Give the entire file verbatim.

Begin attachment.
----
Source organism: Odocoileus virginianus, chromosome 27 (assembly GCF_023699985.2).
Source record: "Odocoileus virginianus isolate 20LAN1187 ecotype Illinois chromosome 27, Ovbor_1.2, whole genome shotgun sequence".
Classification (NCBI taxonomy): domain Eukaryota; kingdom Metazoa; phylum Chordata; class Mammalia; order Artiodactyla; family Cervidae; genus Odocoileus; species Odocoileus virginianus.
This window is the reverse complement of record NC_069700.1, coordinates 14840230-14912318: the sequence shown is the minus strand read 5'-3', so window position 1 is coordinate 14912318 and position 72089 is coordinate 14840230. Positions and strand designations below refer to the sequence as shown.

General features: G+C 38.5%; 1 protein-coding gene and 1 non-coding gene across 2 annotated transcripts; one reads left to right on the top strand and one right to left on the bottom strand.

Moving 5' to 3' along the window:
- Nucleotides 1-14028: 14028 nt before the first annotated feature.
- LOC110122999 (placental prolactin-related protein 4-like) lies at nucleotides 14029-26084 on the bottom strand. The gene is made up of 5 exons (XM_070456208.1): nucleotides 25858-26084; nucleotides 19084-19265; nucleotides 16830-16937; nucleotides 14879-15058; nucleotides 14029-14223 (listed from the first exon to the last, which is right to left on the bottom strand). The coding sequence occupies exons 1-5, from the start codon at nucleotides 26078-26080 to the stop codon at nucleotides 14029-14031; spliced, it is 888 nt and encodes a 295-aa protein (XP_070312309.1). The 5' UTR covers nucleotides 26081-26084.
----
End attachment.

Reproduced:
Source organism: Odocoileus virginianus, chromosome 27 (assembly GCF_023699985.2).
Source record: "Odocoileus virginianus isolate 20LAN1187 ecotype Illinois chromosome 27, Ovbor_1.2, whole genome shotgun sequence".
Classification (NCBI taxonomy): domain Eukaryota; kingdom Metazoa; phylum Chordata; class Mammalia; order Artiodactyla; family Cervidae; genus Odocoileus; species Odocoileus virginianus.
This window is the reverse complement of record NC_069700.1, coordinates 14840230-14912318: the sequence shown is the minus strand read 5'-3', so window position 1 is coordinate 14912318 and position 72089 is coordinate 14840230. Positions and strand designations below refer to the sequence as shown.

General features: G+C 38.5%; 1 protein-coding gene and 1 non-coding gene across 2 annotated transcripts; one reads left to right on the top strand and one right to left on the bottom strand.

Moving 5' to 3' along the window:
- Nucleotides 1-14028: 14028 nt before the first annotated feature.
- LOC110122999 (placental prolactin-related protein 4-like) lies at nucleotides 14029-26084 on the bottom strand. The gene is made up of 5 exons (XM_070456208.1): nucleotides 25858-26084; nucleotides 19084-19265; nucleotides 16830-16937; nucleotides 14879-15058; nucleotides 14029-14223 (listed from the first exon to the last, which is right to left on the bottom strand). The coding sequence occupies exons 1-5, from the start codon at nucleotides 26078-26080 to the stop codon at nucleotides 14029-14031; spliced, it is 888 nt and encodes a 295-aa protein (XP_070312309.1). The 5' UTR covers nucleotides 26081-26084.